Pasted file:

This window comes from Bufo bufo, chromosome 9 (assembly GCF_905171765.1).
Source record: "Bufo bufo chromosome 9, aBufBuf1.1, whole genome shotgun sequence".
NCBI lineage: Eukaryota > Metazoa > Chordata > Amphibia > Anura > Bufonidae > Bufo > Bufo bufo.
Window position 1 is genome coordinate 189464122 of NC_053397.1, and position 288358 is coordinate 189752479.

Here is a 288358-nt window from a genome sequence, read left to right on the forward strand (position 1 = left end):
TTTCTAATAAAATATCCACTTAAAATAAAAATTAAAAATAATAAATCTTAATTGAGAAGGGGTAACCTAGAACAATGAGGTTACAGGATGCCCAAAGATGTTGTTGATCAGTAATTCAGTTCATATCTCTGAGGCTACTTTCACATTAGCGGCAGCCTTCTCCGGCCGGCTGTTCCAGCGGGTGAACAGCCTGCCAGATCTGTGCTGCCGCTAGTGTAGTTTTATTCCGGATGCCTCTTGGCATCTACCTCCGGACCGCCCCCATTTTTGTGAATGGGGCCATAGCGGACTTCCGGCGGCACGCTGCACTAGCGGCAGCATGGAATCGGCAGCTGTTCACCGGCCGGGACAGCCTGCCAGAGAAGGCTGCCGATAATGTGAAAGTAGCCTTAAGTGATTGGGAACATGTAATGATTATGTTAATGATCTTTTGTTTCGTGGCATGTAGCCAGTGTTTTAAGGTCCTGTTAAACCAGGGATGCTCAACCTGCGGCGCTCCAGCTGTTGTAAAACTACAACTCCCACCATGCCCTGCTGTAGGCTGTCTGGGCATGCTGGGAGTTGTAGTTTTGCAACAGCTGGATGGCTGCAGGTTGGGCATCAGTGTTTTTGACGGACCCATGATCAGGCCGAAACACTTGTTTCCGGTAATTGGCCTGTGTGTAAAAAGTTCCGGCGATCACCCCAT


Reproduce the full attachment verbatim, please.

This window comes from Bufo bufo, chromosome 9 (assembly GCF_905171765.1).
Source record: "Bufo bufo chromosome 9, aBufBuf1.1, whole genome shotgun sequence".
NCBI lineage: Eukaryota > Metazoa > Chordata > Amphibia > Anura > Bufonidae > Bufo > Bufo bufo.
Window position 1 is genome coordinate 189464122 of NC_053397.1, and position 288358 is coordinate 189752479.

Here is a 288358-nt window from a genome sequence, read left to right on the forward strand (position 1 = left end):
TTTCTAATAAAATATCCACTTAAAATAAAAATTAAAAATAATAAATCTTAATTGAGAAGGGGTAACCTAGAACAATGAGGTTACAGGATGCCCAAAGATGTTGTTGATCAGTAATTCAGTTCATATCTCTGAGGCTACTTTCACATTAGCGGCAGCCTTCTCCGGCCGGCTGTTCCAGCGGGTGAACAGCCTGCCAGATCTGTGCTGCCGCTAGTGTAGTTTTATTCCGGATGCCTCTTGGCATCTACCTCCGGACCGCCCCCATTTTTGTGAATGGGGCCATAGCGGACTTCCGGCGGCACGCTGCACTAGCGGCAGCATGGAATCGGCAGCTGTTCACCGGCCGGGACAGCCTGCCAGAGAAGGCTGCCGATAATGTGAAAGTAGCCTTAAGTGATTGGGAACATGTAATGATTATGTTAATGATCTTTTGTTTCGTGGCATGTAGCCAGTGTTTTAAGGTCCTGTTAAACCAGGGATGCTCAACCTGCGGCGCTCCAGCTGTTGTAAAACTACAACTCCCACCATGCCCTGCTGTAGGCTGTCTGGGCATGCTGGGAGTTGTAGTTTTGCAACAGCTGGATGGCTGCAGGTTGGGCATCAGTGTTTTTGACGGACCCATGATCAGGCCGAAACACTTGTTTCCGGTAATTGGCCTGTGTGTAAAAAGTTCCGGCGATCACCCCAT